Barnett Newman (1905-1970)
Property from the Collection of Evelyn D. Haas
Barnett Newman (1905-1970)


Barnett Newman (1905-1970)
oil on canvas
36 x 24¼ in. (91.4 x 61.6 cm.)
Painted in 1945.
Collection of the artist
Annalee Newman, New York
PaceWildenstein, New York
Acquired from the above by the present owner, 1994
J. McLean, "Of Limited Means," The Gaurdian, 28 June 1972, p. 12.
B.G. Paskus, "The Theory, Art and Critical Reception of Barnett Newman," Ph.D. dissertation, University of North Carolina at Chapel Hill, 1974, pp. 74-75.
H. Rosenberg, Barnett Newman, New York, 1978, p. 44, no. 21 (illustrated in color).
B. Richardson, Barnett Newman: The Complete Drawings, 1944-1969, exh. cat, Baltimore Museum of Art, 1979, p. 46.
F. Meyer, "Zur Gültigkeit des Christusbildes in der ungegenständlichen Kunst: Die Kreuzwegstationen Barnett Newmans," Kirche und Kunst, no. 2, June 1982, p. 63.
H. Rosenberg, Barnett Newman, New York, 1994, p. 44, no. 21 (illustrated in color).
S. Egenhofer, The Sublime is Now: Zu den Schriften und Gesprächen Barnett Newmans, Koblenz, 1996, p. 54.
M. McNickle, "The Mind and Art of Barnett Newman," Ph.D. dissertation, University of Pennsylvania, 1996, pp. 182-184.
A. Zweite, "Barnett Newman: Zim Zum II 1969/85," in KölnSkulptur I, exh. cat., Cologne, Skulpturenpark, 1997, p. 67.
R. Schor, "Abkürzung auf dem Weg zum Unerreichbaren: Barnett Newman und das 'schwierigste Werk des 20.Jahrhunderts' in London," Neue Zürcher Zeitung, 19-20 October 2002, p. 49.
R. Schiff, C. Mancusi-Ungaro and J. Colsman-Freyberger, Barnett Newman: A Catalogue Raisonné, New Haven, 2004, pp. 148-149, no. 1 (illustrated in color).
New York, Museum of Modern Art; London, Tate Gallery; Amsterdam, Stedelijk Museum and Paris, Galeries Nationales d'exposition du Grand Palais, Barnett Newman, October 1971-December 1972, pp. 48, 52 and 95, no. 1 (New York, illustrated in color); pp. 23, 30, 33 and 66, no. 1 (London, illustrated in color); pp. 10, 36, 40, 83 and 124, no. 1 (Paris, illsutrated in color).
London, Hawyard Gallery, Dada and Surrealism Reviewed, January-March 1978, p. 398, no. 15.38 (illustrated).
Tokyo, Seibu Museum of Art and New York, Whitney Museum of American Art, Abstract Expression: The Formative Years, June-December 1978, pp. 48, 96 and 139, no. 34 (illustrated in color).
Munich, Haus der Kunst, American Painting 1930-1980, November 1981-January 1982, no. 178 (illustrated).
Minneapolis, Walker Art Center; Saint Louis Art Museum and New York, PaceWildenstein, The Sublime Is Now: The Early Work of Barnett Newman: Paintings and Drawings 1944-1949, March-November 1994, p. 20, no. 18 (illustrated in color).
Philadelphia Museum of Art and London, Tate Modern, Barnett Newman, March 2002-January 2003, p. 126, no. 11 (illustrated in color; Philadelphia Only).

Lot Essay

Arriving at artistic maturity after the tragedies and terrors of the Second World War, Barnett Newman stands with Jackson Pollock and Willem de Kooning as among the most significant artists of his generation. Both for his contemporaries and for younger artists, not least Donald Judd and Dan Flavin (for whose first retrospective Newman gave the opening address), Newman functioned as the fulcrum around which a powerful relay of influences pivoted. In like manner, the present work, Untitled, 1945, reflects a pivotal position in the development of the distinctive visual vocabularies gathered under the single rubric 'Abstract Expressionism'. However stylistically diverse, each artist so labeled approached the canvas with a common intention: to enact the heroic subject of the self in painting. Such a deeply metaphysical and symbolic approach to art making was also pursued by Mark Rothko, a fellow artist at the Betty Parson's Gallery, whose 1946 manifesto-style letter Newman helped to publish in the New York Times. Rothko (and the artist Adolf Gottlieb) expressed a shared postwar zeitgeist when they asserted, "Only that subject-matter is valid which is timeless and tragic." For these artists as for Newman, "the subject" had no corporeal correlation: it comprised, instead, "thought-complexes" and embodied feeling, often of awe and "terror of the knowable" (B. Newman, "Statement," on the occasion of Newman's first one-person show at the Betty Parsons Gallery, January 23 - February 11, 1950). Such intense personal responses to art making around the year 1945, links Newman to the master narrative of post-war art in New York. Untitled affords a glimpse into a foundational moment for Newman, the evidence of "work grow[ing] out of work," for Untitled represents the essential originating moment out of which Newman's subsequent oeuvre evolves.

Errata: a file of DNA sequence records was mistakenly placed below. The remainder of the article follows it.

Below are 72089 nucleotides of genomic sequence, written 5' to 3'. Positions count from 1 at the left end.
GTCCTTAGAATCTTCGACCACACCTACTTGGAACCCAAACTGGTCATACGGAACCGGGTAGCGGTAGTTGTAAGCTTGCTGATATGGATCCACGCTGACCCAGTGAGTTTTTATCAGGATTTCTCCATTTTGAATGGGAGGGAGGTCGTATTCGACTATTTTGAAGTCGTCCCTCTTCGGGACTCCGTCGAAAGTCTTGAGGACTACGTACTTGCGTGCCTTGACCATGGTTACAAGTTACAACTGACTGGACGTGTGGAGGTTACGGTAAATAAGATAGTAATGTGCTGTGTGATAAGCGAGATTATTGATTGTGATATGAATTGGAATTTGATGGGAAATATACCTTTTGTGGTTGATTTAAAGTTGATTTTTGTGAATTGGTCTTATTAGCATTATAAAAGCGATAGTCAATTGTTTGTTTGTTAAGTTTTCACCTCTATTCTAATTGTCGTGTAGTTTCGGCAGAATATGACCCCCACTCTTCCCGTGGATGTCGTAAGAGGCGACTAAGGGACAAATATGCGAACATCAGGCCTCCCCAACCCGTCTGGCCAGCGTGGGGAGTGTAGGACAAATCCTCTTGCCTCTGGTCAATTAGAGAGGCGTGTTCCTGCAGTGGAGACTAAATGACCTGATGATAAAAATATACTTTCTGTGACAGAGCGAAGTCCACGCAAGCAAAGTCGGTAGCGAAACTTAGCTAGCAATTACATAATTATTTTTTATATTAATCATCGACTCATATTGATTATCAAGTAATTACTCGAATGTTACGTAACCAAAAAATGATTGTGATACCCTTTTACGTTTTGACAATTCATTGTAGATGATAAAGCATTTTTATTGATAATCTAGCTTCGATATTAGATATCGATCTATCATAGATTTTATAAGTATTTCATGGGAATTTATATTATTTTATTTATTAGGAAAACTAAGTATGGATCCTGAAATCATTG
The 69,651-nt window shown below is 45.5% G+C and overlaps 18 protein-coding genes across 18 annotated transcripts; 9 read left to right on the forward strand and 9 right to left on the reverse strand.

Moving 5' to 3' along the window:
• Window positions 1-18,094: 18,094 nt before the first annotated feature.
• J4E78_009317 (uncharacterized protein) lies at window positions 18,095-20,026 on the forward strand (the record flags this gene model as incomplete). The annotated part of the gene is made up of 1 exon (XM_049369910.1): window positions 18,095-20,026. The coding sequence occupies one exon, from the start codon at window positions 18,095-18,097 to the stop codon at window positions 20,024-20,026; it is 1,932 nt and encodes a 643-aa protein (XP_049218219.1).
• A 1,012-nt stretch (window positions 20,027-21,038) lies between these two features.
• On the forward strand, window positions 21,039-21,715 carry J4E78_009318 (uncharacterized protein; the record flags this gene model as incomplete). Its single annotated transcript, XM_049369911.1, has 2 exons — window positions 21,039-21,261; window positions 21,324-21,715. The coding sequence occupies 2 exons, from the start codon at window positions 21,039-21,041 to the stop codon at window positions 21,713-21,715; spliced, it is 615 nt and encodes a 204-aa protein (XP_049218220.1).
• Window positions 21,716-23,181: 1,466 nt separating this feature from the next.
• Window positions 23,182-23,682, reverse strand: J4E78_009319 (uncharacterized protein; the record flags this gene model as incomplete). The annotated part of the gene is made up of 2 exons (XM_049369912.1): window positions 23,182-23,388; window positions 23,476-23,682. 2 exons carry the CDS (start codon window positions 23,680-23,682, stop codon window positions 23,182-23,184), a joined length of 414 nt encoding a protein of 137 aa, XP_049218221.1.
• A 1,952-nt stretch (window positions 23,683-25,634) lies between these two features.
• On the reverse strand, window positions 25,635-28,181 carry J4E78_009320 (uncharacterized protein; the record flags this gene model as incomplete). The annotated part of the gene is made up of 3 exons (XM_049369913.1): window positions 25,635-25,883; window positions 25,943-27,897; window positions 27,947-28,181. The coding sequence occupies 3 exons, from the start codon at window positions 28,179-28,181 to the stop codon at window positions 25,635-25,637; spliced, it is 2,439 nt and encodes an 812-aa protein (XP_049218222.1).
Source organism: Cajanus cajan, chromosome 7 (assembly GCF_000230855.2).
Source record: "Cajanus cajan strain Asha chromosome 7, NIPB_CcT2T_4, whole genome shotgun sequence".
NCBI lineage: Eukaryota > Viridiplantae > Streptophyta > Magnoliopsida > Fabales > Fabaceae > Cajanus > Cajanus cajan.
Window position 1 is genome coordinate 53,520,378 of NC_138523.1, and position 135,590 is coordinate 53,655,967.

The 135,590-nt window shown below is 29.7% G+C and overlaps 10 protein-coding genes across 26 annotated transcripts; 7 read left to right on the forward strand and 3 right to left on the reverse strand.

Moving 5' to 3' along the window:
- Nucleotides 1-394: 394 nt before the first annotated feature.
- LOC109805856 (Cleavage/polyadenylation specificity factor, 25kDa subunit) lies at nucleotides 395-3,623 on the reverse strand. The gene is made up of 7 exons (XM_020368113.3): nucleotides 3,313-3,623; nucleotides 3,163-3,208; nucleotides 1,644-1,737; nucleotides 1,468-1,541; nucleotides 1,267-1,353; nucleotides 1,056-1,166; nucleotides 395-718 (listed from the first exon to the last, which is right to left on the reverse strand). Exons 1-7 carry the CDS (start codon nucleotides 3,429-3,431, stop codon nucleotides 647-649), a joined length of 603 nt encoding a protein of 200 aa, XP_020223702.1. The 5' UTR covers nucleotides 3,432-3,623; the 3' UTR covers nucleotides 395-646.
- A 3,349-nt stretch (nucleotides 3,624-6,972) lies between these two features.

Having destroyed all works on canvas made before 1945, Newman's Untitled is the first work in his catalogue raisonné and is an extraordinary canvas that presages his works to come. Untitled contains, remarkably, the evidence of two structuring visual elements of the artist's full maturity: the presence of a strong vertical band (Newman's term) bisecting the canvas and the play of contrasts between the painterly, active treatment of the band and the expansive field. Here in the present work, Newman's signature "zip" makes its first appearance in oil on canvas. Born of painterly gestures, the deep rose is highlighted with touches of pale turquoise out of which Newman creates contiguous linear iterations. These colors are then carried into a wide vertical field of tactile brushstrokes in the manner of the Abstract Expressionist's active engagement with materials. The loose brush marks that embed the reclining zip contrasts with the open forms to the right, figured with the translucency of Rothko's symbolic biomorphic shapes (Rothko, The Source, 1945) and color staining at its most ethereal (Rothko, No. 9, 1948).